In the neoliberal West, while the growing awareness of women’s crimes in academic criminology has greatly extended our knowledge and understanding of the relation between women and crime, the growing visibility of female crime in popular culture brings with it a set of distinct problems that relate to the common misrepresentation of the actuality of female crime. In this article, we question whether similar trends can be identified elsewhere. We seek to address this question by focusing on female offending in China since the 1980s. Following a partial and preliminary account of female offending in this vast country, our attempt is to make some meaningful comparison and also to identify one or two key theories that might enable us to better understand the increased visibility of female offending in this non-“Western” country – one destined to play a much more active role in global culture and politics as the twenty-first century unfolds.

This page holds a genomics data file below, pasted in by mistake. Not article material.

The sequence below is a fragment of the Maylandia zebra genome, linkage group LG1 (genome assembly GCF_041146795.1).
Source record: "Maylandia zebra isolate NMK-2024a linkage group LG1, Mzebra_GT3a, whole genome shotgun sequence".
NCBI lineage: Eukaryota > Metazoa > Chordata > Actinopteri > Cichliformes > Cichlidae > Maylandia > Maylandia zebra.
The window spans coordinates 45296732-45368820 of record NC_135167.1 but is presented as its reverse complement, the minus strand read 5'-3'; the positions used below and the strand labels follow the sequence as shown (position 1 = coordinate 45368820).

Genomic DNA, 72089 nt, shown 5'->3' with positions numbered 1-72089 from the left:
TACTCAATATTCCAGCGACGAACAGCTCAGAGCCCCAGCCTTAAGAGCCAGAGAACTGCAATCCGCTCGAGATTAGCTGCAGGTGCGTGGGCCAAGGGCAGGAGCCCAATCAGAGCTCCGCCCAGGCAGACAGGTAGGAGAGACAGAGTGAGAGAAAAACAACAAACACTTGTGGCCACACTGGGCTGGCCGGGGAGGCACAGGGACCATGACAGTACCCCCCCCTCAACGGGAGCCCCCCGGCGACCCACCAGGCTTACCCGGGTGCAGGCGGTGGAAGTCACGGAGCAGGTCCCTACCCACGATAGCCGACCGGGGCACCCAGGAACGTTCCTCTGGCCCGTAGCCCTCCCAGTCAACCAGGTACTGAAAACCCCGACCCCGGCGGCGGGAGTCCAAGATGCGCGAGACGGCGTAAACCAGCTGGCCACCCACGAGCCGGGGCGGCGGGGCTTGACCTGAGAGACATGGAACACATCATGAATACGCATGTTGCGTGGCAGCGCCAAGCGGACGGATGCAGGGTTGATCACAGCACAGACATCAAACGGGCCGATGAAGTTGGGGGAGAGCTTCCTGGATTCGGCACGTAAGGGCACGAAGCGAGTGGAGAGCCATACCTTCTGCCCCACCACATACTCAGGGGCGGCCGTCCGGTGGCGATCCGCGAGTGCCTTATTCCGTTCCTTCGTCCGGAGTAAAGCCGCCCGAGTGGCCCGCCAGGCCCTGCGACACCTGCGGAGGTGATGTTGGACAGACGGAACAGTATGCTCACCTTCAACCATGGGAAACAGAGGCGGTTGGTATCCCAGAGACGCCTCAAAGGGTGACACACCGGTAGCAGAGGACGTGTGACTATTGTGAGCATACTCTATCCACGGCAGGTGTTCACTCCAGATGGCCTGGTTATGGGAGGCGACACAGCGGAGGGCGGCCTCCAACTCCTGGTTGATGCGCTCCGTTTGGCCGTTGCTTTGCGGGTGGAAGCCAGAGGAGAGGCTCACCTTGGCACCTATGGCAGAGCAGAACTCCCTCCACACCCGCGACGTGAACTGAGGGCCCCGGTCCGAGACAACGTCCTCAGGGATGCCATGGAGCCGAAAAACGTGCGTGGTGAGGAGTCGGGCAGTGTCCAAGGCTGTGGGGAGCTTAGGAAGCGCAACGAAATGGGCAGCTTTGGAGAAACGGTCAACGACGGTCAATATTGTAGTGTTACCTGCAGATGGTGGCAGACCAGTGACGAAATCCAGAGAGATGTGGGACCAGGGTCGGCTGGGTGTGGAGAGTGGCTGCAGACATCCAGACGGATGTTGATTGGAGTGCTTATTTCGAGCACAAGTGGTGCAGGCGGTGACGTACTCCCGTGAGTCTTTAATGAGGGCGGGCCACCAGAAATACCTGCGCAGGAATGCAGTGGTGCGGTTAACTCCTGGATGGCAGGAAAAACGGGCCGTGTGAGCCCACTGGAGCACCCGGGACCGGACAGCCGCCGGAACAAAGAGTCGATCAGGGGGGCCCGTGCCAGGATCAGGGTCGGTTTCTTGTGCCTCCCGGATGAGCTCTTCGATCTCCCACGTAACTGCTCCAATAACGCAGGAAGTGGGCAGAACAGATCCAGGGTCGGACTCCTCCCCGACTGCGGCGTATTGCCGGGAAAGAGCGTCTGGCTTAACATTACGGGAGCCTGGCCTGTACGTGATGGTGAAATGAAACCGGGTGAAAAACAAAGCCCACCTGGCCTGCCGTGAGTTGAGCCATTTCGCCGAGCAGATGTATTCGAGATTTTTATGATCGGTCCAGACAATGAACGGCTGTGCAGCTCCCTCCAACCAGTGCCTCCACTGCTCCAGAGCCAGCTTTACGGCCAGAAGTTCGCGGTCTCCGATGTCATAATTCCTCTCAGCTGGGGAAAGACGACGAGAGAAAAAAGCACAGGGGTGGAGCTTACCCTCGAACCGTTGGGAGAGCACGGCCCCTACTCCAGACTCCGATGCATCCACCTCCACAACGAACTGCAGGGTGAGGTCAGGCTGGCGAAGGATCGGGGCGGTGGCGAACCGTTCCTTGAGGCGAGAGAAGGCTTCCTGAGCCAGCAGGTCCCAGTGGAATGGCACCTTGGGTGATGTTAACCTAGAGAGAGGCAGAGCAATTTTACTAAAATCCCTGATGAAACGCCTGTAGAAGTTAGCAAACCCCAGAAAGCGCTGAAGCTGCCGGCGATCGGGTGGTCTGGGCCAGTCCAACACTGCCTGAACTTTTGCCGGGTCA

|Journal||International Journal of Comparative and Applied Criminal Justice|
|Early online date||20 Nov 2013|
|Publication status||Published - 2 Oct 2014|